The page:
On Tue, 16 Sep 1997, Joseph S. D. Yao wrote [quoting, I think,
> > > Joseph S. D. Yao <jsdy @
> > > > Can Symantec protect against the Good Times Virus, which is what this
> > > > sounds like?
> > > This sounds e x a c t l y like the Good Times Virus.
> > > And no, NOTHING can protect against the Good Times Virus ... because it
> > > doesn't exist!
> > > Except that the author of this just spread it again ...
> > Yeah - and what is real scary that such an ignorant person <I trying very
> > hard to constrain myself from calling a spade a shovel> subscribe to such a
> > technical e-mail list...
> > Reminds me when my brother made some extra money after-hours as a Visual
> > Basic lecturer - the first course he presented for this company had
> > secretaries on the course. And most of them never used Windows before
> > either. And the course prerequisites were clearly stated.
> Your brother went down that slippery slope too, eh? ;-) [Paul, if
> you're reading this, apologies!]
> To the original topic ... I think your letter was a little too much on
> the harsh side. Everybody has to learn some time. It is n o t
> repeat n o t an intended personal insult when someone else doesn't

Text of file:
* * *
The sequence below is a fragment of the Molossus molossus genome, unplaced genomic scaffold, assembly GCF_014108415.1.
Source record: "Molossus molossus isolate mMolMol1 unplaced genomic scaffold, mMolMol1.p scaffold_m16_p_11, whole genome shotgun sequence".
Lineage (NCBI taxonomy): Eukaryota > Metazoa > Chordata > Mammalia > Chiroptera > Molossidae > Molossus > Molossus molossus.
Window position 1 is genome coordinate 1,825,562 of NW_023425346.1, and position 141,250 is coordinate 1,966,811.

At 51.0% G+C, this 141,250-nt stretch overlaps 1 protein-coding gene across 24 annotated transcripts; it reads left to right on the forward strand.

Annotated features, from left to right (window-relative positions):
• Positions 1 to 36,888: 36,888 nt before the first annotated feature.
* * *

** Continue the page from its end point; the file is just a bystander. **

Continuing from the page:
> know as much as they "should", whatever that means.
> And, as you may have read on to find, the original author actually DID
> know about the Truth behind the Good Times non-virus ... he just had to
> learn about smileys!
> ;-) ;-)
As it happens, the original author knows all about smileys, and
considers them a blight on written communication -- the typographic
equivalent of "wink wink nudge nudge" and canned laughter.
ObFirewalls: Like the bash-Microsoft and stolen-laptop threads,
this doesn't have anything to do with firewalls either.
Gordon T. Thompson gordy @
Manager, Internet Services 212-556-1386
The New York Times fax: 212-556-1636
For years, we thought that a million monkeys sitting at a million
keyboards would produce the complete works of Shakespeare. Today,
thanks to the Internet, we know that's not true.